Around The House
House Index | Pets | The Crate Debate | Basic Training | Puppy Manners | Breaking Bad Habits | Loud Noises

Breaking Bad Habits
Dogs are natural warning devices. However, barking should stop when the dog is commanded to do so. In addition, owner absent barking can be quite annoying to others. For this reason, we need to control the behavior when possible.

The best way to stop a behavior from recurring is to associate it with a negative reinforcement. Effective negative reinforcements vary from dog to dog and may depend upon many factors including breed, age, device, timing and more. Some of the methods I use include my voice, a soda can filled with pennies, a squirt of water, or a leash check, just to name a few.

When the dog barks say "Quiet!" in an authoritative voice. This command means to stop barking. If the dog barks again, activate the negative reinforcer (throw the can to the floor near the dog or snap the leash) and repeat the command "Quiet!". If the dog stops barking, praise him.

Owner absent behaviors are the most difficult to control. Keep the dog in a crate in the house if he is not yet house trained. Play a talk radio station in another room so that the dog will not feel he is alone. When it is time for you to leave, just leave. Drape the crate with a towel to limit sensory stimuli if necessary. Also leave interesting toys for the dog to play with.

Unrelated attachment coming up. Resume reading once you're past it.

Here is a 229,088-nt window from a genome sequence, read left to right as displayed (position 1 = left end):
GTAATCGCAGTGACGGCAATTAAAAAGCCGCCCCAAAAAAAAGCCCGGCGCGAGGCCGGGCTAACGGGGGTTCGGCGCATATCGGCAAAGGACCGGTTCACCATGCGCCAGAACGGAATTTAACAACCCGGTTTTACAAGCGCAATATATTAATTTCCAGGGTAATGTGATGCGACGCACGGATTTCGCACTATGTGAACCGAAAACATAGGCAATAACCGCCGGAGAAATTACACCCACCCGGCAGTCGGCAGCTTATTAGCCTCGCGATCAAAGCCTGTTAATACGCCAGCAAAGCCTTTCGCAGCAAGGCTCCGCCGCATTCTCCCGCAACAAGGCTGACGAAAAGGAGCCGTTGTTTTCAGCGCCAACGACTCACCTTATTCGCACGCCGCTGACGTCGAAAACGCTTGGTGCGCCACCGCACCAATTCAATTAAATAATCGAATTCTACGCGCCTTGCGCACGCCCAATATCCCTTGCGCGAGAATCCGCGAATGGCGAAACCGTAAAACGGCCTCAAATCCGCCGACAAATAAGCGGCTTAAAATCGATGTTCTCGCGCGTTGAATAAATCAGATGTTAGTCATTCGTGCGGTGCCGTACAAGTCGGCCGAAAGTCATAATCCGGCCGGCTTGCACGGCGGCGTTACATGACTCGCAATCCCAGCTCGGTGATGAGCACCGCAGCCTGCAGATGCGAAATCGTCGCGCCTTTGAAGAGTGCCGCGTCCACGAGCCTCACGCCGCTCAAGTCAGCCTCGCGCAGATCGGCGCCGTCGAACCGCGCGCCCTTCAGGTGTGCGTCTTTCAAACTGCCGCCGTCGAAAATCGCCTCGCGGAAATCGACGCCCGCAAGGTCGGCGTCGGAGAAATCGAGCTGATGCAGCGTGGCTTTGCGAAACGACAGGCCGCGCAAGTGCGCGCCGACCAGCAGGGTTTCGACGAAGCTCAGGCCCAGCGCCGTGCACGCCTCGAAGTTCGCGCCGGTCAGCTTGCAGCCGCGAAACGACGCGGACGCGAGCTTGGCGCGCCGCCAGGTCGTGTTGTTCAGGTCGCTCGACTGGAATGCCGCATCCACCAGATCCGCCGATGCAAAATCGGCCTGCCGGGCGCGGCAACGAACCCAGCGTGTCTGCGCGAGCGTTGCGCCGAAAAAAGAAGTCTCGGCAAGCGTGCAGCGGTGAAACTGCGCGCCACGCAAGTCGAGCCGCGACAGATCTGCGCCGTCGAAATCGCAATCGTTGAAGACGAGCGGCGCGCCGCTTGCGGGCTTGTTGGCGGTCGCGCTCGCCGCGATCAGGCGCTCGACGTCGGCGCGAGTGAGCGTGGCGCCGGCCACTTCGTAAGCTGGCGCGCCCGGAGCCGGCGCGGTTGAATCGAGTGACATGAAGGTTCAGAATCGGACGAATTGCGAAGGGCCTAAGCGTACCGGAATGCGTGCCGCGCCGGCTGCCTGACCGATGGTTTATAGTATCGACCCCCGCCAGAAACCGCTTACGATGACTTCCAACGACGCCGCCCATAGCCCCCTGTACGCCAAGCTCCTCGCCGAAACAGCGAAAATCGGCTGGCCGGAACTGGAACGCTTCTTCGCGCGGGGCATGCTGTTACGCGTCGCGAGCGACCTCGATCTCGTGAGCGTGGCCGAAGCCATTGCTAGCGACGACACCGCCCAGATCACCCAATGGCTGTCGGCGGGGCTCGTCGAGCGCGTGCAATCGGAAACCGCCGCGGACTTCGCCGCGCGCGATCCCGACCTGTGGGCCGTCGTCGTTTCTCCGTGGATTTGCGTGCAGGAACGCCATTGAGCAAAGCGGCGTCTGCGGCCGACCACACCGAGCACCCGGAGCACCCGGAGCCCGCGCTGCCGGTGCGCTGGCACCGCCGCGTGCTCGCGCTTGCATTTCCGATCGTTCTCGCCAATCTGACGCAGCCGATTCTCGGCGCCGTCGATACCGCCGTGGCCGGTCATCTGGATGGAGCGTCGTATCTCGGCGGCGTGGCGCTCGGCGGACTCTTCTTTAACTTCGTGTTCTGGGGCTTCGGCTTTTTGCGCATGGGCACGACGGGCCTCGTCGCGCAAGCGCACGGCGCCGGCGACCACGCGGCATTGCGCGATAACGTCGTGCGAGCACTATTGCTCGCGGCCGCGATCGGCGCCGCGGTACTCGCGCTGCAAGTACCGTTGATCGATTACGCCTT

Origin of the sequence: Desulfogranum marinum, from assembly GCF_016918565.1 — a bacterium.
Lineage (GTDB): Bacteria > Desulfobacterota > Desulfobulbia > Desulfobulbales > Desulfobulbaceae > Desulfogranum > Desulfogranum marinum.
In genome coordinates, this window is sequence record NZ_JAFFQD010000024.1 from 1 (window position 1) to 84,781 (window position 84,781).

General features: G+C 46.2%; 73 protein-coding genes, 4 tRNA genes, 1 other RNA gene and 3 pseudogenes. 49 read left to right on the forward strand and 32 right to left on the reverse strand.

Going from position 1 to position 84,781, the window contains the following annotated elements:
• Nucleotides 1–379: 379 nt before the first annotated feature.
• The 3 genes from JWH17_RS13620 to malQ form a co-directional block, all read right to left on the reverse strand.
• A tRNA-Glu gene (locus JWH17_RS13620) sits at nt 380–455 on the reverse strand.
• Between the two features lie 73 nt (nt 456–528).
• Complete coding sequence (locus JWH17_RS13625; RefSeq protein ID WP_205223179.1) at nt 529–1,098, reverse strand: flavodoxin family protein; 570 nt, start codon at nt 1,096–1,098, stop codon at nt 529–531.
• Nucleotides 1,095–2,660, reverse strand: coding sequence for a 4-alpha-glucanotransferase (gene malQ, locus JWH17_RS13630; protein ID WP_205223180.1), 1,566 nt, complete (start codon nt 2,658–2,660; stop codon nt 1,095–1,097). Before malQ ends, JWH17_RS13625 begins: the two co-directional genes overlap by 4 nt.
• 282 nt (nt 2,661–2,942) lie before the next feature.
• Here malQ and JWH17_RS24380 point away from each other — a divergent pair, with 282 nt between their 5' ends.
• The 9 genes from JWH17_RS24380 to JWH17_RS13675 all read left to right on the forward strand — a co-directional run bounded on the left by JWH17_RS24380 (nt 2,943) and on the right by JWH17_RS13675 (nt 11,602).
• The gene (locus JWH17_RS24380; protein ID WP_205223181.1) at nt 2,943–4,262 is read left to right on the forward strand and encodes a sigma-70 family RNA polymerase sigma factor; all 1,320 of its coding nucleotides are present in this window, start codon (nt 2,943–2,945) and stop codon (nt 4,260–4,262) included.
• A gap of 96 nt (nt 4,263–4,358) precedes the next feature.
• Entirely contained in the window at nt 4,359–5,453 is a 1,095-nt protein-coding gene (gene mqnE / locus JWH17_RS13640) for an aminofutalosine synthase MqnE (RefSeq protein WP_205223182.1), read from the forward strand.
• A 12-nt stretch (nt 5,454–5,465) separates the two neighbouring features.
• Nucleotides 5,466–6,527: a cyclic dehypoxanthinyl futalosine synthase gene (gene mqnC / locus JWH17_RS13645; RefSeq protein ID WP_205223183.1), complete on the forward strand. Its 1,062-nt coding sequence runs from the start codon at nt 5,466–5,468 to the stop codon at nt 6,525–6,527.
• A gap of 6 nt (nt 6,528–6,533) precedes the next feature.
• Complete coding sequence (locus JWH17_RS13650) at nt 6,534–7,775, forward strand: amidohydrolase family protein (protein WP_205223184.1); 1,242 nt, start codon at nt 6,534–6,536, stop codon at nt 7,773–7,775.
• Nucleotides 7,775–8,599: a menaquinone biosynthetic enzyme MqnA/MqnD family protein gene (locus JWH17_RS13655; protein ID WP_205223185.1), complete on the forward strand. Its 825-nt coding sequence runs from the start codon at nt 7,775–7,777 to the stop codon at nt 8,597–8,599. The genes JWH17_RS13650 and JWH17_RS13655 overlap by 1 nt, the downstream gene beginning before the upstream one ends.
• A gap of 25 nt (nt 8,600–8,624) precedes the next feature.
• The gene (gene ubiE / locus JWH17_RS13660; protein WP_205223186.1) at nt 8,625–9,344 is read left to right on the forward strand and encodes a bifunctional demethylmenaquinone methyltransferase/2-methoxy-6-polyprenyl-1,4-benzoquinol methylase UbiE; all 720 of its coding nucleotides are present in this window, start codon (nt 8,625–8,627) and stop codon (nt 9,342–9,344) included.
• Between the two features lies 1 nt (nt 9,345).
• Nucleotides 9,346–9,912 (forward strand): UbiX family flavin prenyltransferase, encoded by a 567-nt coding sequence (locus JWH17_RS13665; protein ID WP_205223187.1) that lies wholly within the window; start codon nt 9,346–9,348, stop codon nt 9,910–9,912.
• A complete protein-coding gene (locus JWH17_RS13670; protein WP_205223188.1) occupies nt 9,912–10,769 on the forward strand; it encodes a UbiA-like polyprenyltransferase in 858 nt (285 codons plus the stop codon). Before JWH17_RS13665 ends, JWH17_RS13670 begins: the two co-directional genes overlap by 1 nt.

To do this you must supervise your dog in the yard, either with you out there or while watching through a window. When your dog begins to dig, you must interrupt the behavior with something the dog will want to avoid; a loud noise, your voice, or a soaking with a hose.

Submissive Urination
To begin with, submissive urination is not a house training problem. It is caused by a weak bladder when the dog is excited or frightened; this is why it is seen most often in younger dogs. Submissive urination occurs in both male and female dogs, but is more common in females. The scenario usually goes like this: You come home from work and your puppy is happy to see you. You reach down and greet your puppy and she squats and urinates. She is unaware of what is taking place and her tail is smearing it all over. You yell "No!"; she then becomes frightened since your mood changed so suddenly, and urinates more. If this keeps up, she may begin to urinate when she hears you arrive in anticipation of being yelled at. So what can you do about it?

The next time you arrive home, walk in and ignore your dog like he or she was not there. Do not make eye contact. Take a few minutes to allow the dog to settle down. Next lower your hand and let your dog smell it or lick it. Finally, squat down and greet your dog at the dogs level, remembering not to get too excited. Greeting your dog in a lower position is less intimidating.

Food Guarding
Food guarding is a common problem encountered by canine behaviorists. This is not surprising since canines are predisposed to protecting their food; their ancestors needed to protect their food in order to survive in the wild (or even from pushy litter mates). If your puppy learned to growl or snap at his litter mates in order to get any or the most food, he is simply carrying on this early learning behavior with his human family. If the owner smacks the dog for this behavior or takes the food away, this will in some cases confirm his need to guard his food.